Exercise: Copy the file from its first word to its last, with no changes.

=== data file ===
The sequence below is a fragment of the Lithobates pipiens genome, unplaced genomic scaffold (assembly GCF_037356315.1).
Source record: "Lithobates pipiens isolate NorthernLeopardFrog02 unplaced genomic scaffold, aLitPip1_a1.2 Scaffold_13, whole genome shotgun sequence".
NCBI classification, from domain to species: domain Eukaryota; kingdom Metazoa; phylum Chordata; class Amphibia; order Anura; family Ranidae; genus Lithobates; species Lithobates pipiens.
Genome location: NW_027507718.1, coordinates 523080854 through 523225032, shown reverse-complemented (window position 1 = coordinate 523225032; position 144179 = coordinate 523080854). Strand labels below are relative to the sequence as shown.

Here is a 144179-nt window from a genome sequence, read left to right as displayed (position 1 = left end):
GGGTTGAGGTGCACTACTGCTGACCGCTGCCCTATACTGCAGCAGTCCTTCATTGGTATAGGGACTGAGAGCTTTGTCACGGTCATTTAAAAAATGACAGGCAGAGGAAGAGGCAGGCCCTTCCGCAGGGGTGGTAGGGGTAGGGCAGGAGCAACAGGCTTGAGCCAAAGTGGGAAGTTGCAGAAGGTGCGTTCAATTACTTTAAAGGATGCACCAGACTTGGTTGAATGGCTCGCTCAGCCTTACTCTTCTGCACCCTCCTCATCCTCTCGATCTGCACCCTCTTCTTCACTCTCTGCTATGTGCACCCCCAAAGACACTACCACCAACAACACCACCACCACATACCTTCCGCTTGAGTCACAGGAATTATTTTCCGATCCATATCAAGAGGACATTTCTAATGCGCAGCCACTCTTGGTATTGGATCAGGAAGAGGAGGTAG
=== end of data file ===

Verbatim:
The sequence below is a fragment of the Lithobates pipiens genome, unplaced genomic scaffold (assembly GCF_037356315.1).
Source record: "Lithobates pipiens isolate NorthernLeopardFrog02 unplaced genomic scaffold, aLitPip1_a1.2 Scaffold_13, whole genome shotgun sequence".
NCBI classification, from domain to species: domain Eukaryota; kingdom Metazoa; phylum Chordata; class Amphibia; order Anura; family Ranidae; genus Lithobates; species Lithobates pipiens.
Genome location: NW_027507718.1, coordinates 523080854 through 523225032, shown reverse-complemented (window position 1 = coordinate 523225032; position 144179 = coordinate 523080854). Strand labels below are relative to the sequence as shown.

Here is a 144179-nt window from a genome sequence, read left to right as displayed (position 1 = left end):
GGGTTGAGGTGCACTACTGCTGACCGCTGCCCTATACTGCAGCAGTCCTTCATTGGTATAGGGACTGAGAGCTTTGTCACGGTCATTTAAAAAATGACAGGCAGAGGAAGAGGCAGGCCCTTCCGCAGGGGTGGTAGGGGTAGGGCAGGAGCAACAGGCTTGAGCCAAAGTGGGAAGTTGCAGAAGGTGCGTTCAATTACTTTAAAGGATGCACCAGACTTGGTTGAATGGCTCGCTCAGCCTTACTCTTCTGCACCCTCCTCATCCTCTCGATCTGCACCCTCTTCTTCACTCTCTGCTATGTGCACCCCCAAAGACACTACCACCAACAACACCACCACCACATACCTTCCGCTTGAGTCACAGGAATTATTTTCCGATCCATATCAAGAGGACATTTCTAATGCGCAGCCACTCTTGGTATTGGATCAGGAAGAGGAGGTAG